The menu has been customized to relate to the world of Gundam, with dishes such as the “White Mobile Suit” or drinks like the “Jaburo Coffee.” After 5 pm you can drink one of th

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pagoda and passageway from sensoji to asakusa jinja

If you are exploring the traditional downtown area of Tokyo, Asakusa is a place not to be missed. Not only because it has Senso-ji Temple and Asakusa Shrine – one of the most visited religious symbols of Tokyo, but also because of many other attractions it has to offer. Here is the route, recommended for those who want to get the most from Asakusa area if time is limited:

To get to Asakusa, exit 1 of Asakusa station of Ginza line is the most convenient (you can also take Tobu Skytree line, Asakusa line or Tsukuba Express to get there). You will come out of the station just near Kaminarimon gate of Senso-ji shrine. Literally “kaminarimon” means “thunder gate” and you will see a lantern with two statues on the both sides. The statues represent the guardian gods of thunder (Raijin, west side) and of wind (Fujin, east side). These gates were first built in 941 and moved to their current location in 1635. They were burnt several times before final reconstruction of their present structur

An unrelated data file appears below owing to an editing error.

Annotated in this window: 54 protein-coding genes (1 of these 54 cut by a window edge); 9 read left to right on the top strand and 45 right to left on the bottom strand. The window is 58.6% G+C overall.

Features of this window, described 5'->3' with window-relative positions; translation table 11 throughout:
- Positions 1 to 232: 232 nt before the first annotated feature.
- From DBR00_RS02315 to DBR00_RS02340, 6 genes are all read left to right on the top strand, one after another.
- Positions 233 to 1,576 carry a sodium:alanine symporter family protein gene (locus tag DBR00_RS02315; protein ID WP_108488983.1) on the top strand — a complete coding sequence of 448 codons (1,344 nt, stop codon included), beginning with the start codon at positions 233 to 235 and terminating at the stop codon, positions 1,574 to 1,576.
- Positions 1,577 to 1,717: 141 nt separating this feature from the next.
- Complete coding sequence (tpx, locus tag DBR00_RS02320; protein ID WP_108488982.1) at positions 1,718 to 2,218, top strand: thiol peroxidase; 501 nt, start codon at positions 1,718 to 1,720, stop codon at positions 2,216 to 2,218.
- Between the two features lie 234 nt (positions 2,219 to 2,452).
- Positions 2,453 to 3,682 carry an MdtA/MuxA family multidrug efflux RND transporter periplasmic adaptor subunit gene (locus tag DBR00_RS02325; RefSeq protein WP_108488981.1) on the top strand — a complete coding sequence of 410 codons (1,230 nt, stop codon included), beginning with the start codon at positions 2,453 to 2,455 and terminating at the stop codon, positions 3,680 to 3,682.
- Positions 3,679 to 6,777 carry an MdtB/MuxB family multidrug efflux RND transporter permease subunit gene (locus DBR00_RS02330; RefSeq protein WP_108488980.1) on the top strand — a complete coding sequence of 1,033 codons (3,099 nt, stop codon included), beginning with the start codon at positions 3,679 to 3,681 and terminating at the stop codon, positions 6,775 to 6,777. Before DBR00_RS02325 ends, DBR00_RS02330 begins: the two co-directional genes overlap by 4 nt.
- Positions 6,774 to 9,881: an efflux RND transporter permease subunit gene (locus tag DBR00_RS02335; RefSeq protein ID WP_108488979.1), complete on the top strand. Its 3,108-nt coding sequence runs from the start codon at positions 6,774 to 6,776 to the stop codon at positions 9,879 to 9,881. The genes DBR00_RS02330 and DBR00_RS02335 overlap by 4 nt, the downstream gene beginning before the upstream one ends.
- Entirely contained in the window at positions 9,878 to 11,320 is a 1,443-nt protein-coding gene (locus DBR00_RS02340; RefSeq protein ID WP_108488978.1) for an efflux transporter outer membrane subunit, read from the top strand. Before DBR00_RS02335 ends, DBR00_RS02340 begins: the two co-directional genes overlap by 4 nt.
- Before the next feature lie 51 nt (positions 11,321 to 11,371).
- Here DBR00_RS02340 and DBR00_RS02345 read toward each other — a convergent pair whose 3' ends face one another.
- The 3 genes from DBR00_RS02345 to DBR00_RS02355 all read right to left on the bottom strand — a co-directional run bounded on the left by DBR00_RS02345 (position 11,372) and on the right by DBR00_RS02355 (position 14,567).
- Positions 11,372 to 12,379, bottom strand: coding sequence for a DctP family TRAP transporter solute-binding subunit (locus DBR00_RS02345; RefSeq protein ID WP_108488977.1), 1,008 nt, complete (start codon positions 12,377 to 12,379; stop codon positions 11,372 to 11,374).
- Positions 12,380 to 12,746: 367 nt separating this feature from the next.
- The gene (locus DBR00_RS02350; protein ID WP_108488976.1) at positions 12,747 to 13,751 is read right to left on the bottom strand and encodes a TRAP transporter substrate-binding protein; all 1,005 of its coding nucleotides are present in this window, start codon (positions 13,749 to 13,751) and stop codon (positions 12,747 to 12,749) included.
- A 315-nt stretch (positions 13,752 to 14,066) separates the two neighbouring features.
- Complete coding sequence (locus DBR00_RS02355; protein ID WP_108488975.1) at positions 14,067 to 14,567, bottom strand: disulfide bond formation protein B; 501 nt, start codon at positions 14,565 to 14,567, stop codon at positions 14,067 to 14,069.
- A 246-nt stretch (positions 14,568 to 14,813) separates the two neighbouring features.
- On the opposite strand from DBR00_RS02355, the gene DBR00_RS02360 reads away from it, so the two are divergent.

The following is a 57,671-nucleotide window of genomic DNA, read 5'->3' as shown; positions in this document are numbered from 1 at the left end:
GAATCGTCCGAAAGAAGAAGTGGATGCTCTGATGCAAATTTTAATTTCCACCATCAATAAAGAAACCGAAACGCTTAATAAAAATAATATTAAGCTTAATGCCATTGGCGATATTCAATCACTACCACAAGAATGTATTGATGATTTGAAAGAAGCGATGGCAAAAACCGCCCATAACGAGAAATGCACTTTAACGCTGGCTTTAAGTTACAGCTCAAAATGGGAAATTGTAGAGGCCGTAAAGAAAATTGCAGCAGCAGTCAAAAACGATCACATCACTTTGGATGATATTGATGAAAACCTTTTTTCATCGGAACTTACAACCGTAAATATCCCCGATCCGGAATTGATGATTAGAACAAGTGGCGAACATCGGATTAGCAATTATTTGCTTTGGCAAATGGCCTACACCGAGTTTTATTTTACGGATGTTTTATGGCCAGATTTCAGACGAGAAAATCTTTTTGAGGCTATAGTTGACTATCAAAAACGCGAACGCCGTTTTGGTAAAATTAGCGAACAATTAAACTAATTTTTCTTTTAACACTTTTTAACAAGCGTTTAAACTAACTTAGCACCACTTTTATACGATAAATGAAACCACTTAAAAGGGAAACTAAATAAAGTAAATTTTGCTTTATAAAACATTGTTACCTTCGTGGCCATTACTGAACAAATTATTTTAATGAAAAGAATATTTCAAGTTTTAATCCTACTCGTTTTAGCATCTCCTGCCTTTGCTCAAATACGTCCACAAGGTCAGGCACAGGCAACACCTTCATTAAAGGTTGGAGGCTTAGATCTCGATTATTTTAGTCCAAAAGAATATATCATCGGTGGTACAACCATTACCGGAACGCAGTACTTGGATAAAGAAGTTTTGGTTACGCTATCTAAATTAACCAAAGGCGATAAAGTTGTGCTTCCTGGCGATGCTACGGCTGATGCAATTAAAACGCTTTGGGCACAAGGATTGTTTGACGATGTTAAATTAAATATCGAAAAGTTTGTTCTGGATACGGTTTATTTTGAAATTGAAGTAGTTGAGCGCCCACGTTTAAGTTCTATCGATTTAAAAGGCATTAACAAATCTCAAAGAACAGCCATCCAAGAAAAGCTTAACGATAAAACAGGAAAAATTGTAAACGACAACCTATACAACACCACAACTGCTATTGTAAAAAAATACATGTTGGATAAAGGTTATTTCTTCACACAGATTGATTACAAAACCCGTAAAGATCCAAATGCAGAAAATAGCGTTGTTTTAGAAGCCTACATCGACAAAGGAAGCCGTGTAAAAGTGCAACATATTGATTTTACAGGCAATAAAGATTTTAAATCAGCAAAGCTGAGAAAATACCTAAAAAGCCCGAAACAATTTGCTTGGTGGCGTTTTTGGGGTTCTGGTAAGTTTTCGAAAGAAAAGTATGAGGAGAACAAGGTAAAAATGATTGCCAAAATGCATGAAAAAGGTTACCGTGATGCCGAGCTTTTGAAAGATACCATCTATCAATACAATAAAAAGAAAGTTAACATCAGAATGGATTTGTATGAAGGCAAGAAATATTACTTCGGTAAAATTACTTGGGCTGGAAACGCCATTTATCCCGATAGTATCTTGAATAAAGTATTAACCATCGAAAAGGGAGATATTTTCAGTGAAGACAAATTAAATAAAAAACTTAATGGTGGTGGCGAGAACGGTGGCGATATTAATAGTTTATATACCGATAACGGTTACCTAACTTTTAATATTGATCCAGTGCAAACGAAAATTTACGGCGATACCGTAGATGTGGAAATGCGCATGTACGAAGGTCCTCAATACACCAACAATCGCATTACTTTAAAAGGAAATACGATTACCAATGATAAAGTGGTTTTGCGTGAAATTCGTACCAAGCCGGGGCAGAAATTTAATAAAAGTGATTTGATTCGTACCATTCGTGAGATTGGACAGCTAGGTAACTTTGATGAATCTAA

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After walking through Chuo-Dori or looking through the many 8th floor manga stores of Akihabara, you’ll be ready to have a rest and perhaps something to eat. There are many restaurants catering to the “Otaku” customers that come on a daily basis to the “Electric Town,” and therefore there are many options for you to grab a bite to eat or drink.

Café Moco